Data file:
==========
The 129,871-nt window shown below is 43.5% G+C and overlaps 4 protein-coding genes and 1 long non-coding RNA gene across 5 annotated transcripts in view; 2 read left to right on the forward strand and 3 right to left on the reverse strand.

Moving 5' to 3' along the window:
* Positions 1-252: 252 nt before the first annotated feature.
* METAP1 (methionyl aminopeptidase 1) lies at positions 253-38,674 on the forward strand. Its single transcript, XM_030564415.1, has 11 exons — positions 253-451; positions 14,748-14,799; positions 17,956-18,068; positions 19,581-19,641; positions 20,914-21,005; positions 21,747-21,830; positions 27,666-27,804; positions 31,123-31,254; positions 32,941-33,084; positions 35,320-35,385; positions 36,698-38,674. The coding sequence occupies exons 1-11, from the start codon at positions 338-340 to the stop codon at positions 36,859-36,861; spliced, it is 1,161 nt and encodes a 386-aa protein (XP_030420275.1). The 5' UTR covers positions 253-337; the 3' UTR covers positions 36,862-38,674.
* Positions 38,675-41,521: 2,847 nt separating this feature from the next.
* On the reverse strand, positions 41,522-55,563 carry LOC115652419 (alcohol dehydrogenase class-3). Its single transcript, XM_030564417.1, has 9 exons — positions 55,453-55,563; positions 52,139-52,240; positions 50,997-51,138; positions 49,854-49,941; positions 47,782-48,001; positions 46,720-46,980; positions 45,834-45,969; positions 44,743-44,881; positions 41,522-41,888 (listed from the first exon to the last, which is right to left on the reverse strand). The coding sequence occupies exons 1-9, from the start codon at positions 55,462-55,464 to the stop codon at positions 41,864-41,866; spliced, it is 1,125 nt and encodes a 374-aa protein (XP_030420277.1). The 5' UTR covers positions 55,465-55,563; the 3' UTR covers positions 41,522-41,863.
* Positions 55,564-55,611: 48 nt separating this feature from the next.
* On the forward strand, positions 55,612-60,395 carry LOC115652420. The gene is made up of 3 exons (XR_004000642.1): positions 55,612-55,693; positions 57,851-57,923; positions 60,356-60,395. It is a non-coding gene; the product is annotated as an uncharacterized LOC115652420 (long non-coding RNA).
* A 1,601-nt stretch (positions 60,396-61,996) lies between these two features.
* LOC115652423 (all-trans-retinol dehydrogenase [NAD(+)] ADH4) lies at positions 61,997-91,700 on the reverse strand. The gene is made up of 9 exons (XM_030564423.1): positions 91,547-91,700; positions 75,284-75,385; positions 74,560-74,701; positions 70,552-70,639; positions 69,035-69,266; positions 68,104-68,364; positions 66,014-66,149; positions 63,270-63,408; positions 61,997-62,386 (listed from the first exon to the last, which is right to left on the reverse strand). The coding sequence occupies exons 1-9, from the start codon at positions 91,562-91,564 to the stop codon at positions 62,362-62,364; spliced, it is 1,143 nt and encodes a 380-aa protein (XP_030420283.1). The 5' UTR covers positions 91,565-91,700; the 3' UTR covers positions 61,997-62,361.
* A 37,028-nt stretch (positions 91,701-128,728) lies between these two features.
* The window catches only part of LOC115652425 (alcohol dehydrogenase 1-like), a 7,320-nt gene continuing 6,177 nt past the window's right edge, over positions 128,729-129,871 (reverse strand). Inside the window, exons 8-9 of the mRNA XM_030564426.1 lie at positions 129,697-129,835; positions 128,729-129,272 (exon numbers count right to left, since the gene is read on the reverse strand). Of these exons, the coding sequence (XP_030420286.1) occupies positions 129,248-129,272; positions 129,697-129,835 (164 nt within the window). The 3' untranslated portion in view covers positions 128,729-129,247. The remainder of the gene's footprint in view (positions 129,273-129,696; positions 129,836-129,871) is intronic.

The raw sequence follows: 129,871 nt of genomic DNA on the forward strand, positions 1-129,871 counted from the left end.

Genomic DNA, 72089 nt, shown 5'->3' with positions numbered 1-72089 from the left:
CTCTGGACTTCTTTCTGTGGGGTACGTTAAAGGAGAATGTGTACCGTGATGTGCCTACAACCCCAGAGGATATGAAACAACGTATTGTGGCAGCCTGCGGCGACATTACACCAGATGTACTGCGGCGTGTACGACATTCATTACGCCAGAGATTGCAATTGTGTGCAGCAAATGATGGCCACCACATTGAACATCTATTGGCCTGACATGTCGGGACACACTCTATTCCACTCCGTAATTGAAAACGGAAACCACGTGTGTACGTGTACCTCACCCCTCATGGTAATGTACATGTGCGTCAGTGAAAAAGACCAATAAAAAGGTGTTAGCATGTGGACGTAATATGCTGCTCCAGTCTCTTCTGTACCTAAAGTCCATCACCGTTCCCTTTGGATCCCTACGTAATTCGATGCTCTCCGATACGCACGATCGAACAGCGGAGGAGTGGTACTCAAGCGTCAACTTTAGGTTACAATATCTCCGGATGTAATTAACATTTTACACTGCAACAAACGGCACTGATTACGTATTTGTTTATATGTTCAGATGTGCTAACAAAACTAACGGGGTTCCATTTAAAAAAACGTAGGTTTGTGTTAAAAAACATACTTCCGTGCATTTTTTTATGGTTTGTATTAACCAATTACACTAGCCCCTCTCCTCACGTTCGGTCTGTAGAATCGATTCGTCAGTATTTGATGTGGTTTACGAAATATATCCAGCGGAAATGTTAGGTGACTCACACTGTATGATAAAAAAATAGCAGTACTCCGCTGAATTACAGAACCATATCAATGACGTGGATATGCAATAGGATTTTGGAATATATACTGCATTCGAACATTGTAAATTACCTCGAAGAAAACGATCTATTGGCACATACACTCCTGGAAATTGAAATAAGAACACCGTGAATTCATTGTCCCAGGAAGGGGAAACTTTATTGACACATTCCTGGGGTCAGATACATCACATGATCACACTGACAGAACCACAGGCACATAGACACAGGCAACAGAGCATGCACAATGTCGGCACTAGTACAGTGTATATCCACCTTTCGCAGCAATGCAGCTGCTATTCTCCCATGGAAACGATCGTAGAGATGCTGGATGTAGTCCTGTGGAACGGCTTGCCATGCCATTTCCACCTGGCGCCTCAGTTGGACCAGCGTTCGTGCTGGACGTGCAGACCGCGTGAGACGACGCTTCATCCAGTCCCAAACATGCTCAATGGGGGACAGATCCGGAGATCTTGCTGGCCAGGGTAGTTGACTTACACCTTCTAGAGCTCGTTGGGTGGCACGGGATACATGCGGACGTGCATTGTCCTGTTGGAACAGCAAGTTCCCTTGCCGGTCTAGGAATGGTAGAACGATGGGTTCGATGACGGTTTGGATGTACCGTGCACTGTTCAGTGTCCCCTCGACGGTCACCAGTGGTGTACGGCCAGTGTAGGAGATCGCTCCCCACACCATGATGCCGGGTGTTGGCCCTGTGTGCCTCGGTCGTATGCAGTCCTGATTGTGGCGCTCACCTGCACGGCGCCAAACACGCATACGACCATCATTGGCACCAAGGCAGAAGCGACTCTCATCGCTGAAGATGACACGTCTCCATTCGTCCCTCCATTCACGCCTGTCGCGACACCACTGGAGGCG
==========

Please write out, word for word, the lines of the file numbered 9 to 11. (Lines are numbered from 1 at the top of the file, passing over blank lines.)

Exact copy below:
* A 1,601-nt stretch (positions 60,396-61,996) lies between these two features.
* LOC115652423 (all-trans-retinol dehydrogenase [NAD(+)] ADH4) lies at positions 61,997-91,700 on the reverse strand. The gene is made up of 9 exons (XM_030564423.1): positions 91,547-91,700; positions 75,284-75,385; positions 74,560-74,701; positions 70,552-70,639; positions 69,035-69,266; positions 68,104-68,364; positions 66,014-66,149; positions 63,270-63,408; positions 61,997-62,386 (listed from the first exon to the last, which is right to left on the reverse strand). The coding sequence occupies exons 1-9, from the start codon at positions 91,562-91,564 to the stop codon at positions 62,362-62,364; spliced, it is 1,143 nt and encodes a 380-aa protein (XP_030420283.1). The 5' UTR covers positions 91,565-91,700; the 3' UTR covers positions 61,997-62,361.
* A 37,028-nt stretch (positions 91,701-128,728) lies between these two features.